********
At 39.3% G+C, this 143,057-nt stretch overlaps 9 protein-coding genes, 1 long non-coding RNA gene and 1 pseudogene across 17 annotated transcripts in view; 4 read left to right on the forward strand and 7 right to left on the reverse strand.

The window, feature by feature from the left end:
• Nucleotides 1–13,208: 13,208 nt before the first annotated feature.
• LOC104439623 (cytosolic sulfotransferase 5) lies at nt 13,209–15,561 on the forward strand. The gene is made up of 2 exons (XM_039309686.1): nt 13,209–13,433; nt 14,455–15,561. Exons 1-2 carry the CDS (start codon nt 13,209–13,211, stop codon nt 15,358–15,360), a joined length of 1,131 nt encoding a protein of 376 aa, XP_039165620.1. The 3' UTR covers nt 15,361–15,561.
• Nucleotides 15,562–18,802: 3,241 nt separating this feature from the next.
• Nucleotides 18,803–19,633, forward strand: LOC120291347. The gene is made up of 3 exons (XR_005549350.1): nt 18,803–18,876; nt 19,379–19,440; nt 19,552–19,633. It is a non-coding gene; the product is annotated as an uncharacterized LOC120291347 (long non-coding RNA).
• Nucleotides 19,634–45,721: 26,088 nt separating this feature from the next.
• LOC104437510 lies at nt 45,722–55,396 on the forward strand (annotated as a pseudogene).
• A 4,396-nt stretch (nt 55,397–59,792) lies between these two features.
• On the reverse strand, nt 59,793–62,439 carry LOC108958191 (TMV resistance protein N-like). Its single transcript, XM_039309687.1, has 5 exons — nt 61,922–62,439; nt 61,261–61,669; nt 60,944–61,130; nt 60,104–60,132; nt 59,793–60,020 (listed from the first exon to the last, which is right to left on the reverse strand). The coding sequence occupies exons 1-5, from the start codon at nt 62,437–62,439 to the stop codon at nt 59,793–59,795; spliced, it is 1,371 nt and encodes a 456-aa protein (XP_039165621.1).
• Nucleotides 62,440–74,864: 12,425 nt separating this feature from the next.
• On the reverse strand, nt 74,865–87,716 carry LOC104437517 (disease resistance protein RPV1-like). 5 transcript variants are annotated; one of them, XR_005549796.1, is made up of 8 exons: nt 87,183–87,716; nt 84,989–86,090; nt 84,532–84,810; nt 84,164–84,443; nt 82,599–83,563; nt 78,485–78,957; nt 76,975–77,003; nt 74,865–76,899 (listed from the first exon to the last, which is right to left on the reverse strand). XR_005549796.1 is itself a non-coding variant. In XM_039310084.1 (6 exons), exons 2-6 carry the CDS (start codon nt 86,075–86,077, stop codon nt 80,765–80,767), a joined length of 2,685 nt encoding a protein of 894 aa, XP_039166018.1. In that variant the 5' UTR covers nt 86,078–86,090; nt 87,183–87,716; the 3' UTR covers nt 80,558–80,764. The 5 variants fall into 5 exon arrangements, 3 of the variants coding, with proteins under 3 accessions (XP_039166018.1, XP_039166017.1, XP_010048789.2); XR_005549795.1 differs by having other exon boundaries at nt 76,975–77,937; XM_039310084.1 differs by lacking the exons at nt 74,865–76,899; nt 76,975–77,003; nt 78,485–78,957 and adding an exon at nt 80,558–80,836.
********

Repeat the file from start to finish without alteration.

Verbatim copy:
At 39.3% G+C, this 143,057-nt stretch overlaps 9 protein-coding genes, 1 long non-coding RNA gene and 1 pseudogene across 17 annotated transcripts in view; 4 read left to right on the forward strand and 7 right to left on the reverse strand.

The window, feature by feature from the left end:
• Nucleotides 1–13,208: 13,208 nt before the first annotated feature.
• LOC104439623 (cytosolic sulfotransferase 5) lies at nt 13,209–15,561 on the forward strand. The gene is made up of 2 exons (XM_039309686.1): nt 13,209–13,433; nt 14,455–15,561. Exons 1-2 carry the CDS (start codon nt 13,209–13,211, stop codon nt 15,358–15,360), a joined length of 1,131 nt encoding a protein of 376 aa, XP_039165620.1. The 3' UTR covers nt 15,361–15,561.
• Nucleotides 15,562–18,802: 3,241 nt separating this feature from the next.
• Nucleotides 18,803–19,633, forward strand: LOC120291347. The gene is made up of 3 exons (XR_005549350.1): nt 18,803–18,876; nt 19,379–19,440; nt 19,552–19,633. It is a non-coding gene; the product is annotated as an uncharacterized LOC120291347 (long non-coding RNA).
• Nucleotides 19,634–45,721: 26,088 nt separating this feature from the next.
• LOC104437510 lies at nt 45,722–55,396 on the forward strand (annotated as a pseudogene).
• A 4,396-nt stretch (nt 55,397–59,792) lies between these two features.
• On the reverse strand, nt 59,793–62,439 carry LOC108958191 (TMV resistance protein N-like). Its single transcript, XM_039309687.1, has 5 exons — nt 61,922–62,439; nt 61,261–61,669; nt 60,944–61,130; nt 60,104–60,132; nt 59,793–60,020 (listed from the first exon to the last, which is right to left on the reverse strand). The coding sequence occupies exons 1-5, from the start codon at nt 62,437–62,439 to the stop codon at nt 59,793–59,795; spliced, it is 1,371 nt and encodes a 456-aa protein (XP_039165621.1).
• Nucleotides 62,440–74,864: 12,425 nt separating this feature from the next.
• On the reverse strand, nt 74,865–87,716 carry LOC104437517 (disease resistance protein RPV1-like). 5 transcript variants are annotated; one of them, XR_005549796.1, is made up of 8 exons: nt 87,183–87,716; nt 84,989–86,090; nt 84,532–84,810; nt 84,164–84,443; nt 82,599–83,563; nt 78,485–78,957; nt 76,975–77,003; nt 74,865–76,899 (listed from the first exon to the last, which is right to left on the reverse strand). XR_005549796.1 is itself a non-coding variant. In XM_039310084.1 (6 exons), exons 2-6 carry the CDS (start codon nt 86,075–86,077, stop codon nt 80,765–80,767), a joined length of 2,685 nt encoding a protein of 894 aa, XP_039166018.1. In that variant the 5' UTR covers nt 86,078–86,090; nt 87,183–87,716; the 3' UTR covers nt 80,558–80,764. The 5 variants fall into 5 exon arrangements, 3 of the variants coding, with proteins under 3 accessions (XP_039166018.1, XP_039166017.1, XP_010048789.2); XR_005549795.1 differs by having other exon boundaries at nt 76,975–77,937; XM_039310084.1 differs by lacking the exons at nt 74,865–76,899; nt 76,975–77,003; nt 78,485–78,957 and adding an exon at nt 80,558–80,836.